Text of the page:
Viadukt

It may not have the allure of the glitzy Bahnhofstrasse, but the Viadukt has more charm. Shops and restaurants of all kinds sit under the archways of a railway viaduct, turning an otherwise bland industrial scene into a quirky shopping street worth exploring.

Lake Zurich

There is no better way to enjoy Lake Zurich than along the lakeside promenade. During summer, it’s always bustling with people, including skaters, cyclists and walkers. Along the path, there are incredible views from the Bürkliplatz, while towards the Seefeld quarter is the splendid Chinese Garden.

Bahnhofstrasse

This world-famous shopping street is packed with designer outlets, banks and restaurants. Whether you’re in the market for something fancy or just want to window-shop, you’ll find yourself here at some point walking along its 1.4km (1mi) promenade.

Rieterpark

Rieterpark is Zurich’s biggest public park, and on clear days, the Glarus Alps glimmer on the horizon. It’s also home to the Museum Rietberg; it lies inside a 19-century villa near the centre of the park and contains a unique collection of art from around the world.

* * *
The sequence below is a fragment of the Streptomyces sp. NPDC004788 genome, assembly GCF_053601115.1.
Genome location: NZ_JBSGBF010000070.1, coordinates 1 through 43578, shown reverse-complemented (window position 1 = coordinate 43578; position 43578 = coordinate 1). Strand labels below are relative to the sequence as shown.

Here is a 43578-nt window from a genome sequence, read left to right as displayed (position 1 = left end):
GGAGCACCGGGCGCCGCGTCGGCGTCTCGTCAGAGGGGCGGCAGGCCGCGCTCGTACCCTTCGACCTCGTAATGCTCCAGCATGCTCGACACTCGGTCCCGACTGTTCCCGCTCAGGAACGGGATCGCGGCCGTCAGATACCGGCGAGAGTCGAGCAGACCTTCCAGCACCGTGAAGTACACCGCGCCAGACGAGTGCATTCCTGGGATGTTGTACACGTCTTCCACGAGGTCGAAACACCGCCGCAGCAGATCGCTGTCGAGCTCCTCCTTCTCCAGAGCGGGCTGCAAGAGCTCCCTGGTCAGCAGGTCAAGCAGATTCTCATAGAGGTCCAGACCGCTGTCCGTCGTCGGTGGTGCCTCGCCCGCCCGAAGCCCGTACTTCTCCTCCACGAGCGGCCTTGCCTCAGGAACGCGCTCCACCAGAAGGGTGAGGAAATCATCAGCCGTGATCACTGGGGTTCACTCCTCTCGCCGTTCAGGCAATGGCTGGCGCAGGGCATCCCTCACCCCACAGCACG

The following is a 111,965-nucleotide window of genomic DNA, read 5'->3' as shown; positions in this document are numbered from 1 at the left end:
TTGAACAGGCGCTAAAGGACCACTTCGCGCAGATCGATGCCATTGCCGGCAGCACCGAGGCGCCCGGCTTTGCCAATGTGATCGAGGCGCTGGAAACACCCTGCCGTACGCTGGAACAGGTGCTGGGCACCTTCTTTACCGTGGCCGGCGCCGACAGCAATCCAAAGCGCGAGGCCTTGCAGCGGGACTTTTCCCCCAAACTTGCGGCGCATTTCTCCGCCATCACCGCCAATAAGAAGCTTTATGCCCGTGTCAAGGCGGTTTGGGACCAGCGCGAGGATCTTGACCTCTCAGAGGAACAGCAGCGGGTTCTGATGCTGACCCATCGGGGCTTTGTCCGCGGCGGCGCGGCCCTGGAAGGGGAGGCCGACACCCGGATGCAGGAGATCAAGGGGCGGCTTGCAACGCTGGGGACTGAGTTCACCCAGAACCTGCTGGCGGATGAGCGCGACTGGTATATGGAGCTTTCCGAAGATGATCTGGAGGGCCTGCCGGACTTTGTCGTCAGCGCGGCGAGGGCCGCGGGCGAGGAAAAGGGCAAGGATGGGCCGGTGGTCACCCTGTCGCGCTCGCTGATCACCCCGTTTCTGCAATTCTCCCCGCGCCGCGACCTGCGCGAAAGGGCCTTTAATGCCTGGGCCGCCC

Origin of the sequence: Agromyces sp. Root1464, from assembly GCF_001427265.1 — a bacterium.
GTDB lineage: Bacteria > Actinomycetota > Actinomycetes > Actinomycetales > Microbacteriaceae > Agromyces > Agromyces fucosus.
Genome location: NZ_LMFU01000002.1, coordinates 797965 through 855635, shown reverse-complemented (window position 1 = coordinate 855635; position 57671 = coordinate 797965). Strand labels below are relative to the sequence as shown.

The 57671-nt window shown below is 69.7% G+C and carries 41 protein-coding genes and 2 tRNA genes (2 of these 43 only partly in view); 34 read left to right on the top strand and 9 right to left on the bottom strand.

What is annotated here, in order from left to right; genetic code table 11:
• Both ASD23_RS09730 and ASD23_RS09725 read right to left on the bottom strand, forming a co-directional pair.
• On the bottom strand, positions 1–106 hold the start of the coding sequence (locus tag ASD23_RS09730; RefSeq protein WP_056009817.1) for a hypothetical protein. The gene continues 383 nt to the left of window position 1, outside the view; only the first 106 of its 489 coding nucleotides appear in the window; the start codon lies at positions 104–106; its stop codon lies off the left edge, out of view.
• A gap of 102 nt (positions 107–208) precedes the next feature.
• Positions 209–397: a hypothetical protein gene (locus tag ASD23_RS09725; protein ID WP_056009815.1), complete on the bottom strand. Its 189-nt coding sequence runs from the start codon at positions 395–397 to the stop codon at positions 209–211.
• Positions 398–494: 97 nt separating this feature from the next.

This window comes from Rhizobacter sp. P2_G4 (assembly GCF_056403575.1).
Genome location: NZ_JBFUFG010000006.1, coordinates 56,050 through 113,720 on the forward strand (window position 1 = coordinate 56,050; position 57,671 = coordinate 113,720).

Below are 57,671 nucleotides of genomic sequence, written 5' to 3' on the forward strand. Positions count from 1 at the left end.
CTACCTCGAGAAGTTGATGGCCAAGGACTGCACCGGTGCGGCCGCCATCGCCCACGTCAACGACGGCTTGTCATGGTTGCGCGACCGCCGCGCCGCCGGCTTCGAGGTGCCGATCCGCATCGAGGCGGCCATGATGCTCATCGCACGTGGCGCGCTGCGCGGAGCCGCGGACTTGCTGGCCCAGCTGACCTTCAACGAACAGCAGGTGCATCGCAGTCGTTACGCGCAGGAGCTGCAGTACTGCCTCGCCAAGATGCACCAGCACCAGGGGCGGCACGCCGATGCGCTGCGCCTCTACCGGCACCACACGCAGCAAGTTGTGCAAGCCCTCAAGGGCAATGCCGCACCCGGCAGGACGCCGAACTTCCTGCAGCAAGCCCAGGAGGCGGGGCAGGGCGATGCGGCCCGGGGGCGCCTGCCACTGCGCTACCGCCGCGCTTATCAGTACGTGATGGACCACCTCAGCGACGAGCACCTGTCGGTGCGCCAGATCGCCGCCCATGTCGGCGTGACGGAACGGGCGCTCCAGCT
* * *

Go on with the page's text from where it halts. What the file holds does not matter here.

FIFA World Football Museum

Spread over three floors, the FIFA World Football Museum is a sports lover’s paradise. You can easily spend an afternoon here, wandering through its halls decorated with more than 1,000 exhibits, which includes items from the very first World Cup tournament in Uruguay in 1930.

Chinese Garden

Gifted to Zurich in 1993 by its Chinese partner town Kunming, the Chinese Garden is dedicated to the “Three Friends of Winter”, representing pine, bamboo and plum blossom. Sitting along Lake Zurich, the garden is one of the best Chinese gardens outside China.

Platzspitz

While smaller than Rieterpark, Platzspitz is no less beautiful. At the tip of the triangular-shaped park is where Zurich’s two rivers, the Limmat and the Sihl, meet. While it was overrun with drug addicts in the 1990s, the park of today is a great spot to escape the hustle and bustle of the city.

Grossmünster